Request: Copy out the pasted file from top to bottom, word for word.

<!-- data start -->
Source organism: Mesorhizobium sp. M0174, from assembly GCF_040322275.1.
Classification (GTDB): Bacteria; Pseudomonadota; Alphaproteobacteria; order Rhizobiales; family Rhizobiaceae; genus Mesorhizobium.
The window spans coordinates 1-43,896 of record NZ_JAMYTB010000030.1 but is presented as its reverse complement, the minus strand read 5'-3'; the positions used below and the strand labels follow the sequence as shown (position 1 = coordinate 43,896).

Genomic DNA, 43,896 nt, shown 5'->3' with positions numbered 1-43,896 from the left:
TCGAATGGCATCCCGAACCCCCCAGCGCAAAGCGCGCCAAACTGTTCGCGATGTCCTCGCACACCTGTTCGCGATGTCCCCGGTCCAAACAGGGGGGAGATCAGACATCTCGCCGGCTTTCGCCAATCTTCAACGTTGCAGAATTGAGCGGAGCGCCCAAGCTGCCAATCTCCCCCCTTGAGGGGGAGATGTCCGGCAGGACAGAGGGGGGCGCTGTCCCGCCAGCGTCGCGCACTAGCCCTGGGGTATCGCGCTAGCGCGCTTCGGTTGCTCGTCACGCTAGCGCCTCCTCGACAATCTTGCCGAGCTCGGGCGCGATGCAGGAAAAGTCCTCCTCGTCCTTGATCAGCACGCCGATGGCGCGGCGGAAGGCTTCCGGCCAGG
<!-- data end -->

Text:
Source organism: Mesorhizobium sp. M0174, from assembly GCF_040322275.1.
Classification (GTDB): Bacteria; Pseudomonadota; Alphaproteobacteria; order Rhizobiales; family Rhizobiaceae; genus Mesorhizobium.
The window spans coordinates 1-43,896 of record NZ_JAMYTB010000030.1 but is presented as its reverse complement, the minus strand read 5'-3'; the positions used below and the strand labels follow the sequence as shown (position 1 = coordinate 43,896).

Genomic DNA, 43,896 nt, shown 5'->3' with positions numbered 1-43,896 from the left:
TCGAATGGCATCCCGAACCCCCCAGCGCAAAGCGCGCCAAACTGTTCGCGATGTCCTCGCACACCTGTTCGCGATGTCCCCGGTCCAAACAGGGGGGAGATCAGACATCTCGCCGGCTTTCGCCAATCTTCAACGTTGCAGAATTGAGCGGAGCGCCCAAGCTGCCAATCTCCCCCCTTGAGGGGGAGATGTCCGGCAGGACAGAGGGGGGCGCTGTCCCGCCAGCGTCGCGCACTAGCCCTGGGGTATCGCGCTAGCGCGCTTCGGTTGCTCGTCACGCTAGCGCCTCCTCGACAATCTTGCCGAGCTCGGGCGCGATGCAGGAAAAGTCCTCCTCGTCCTTGATCAGCACGCCGATGGCGCGGCGGAAGGCTTCCGGCCAGG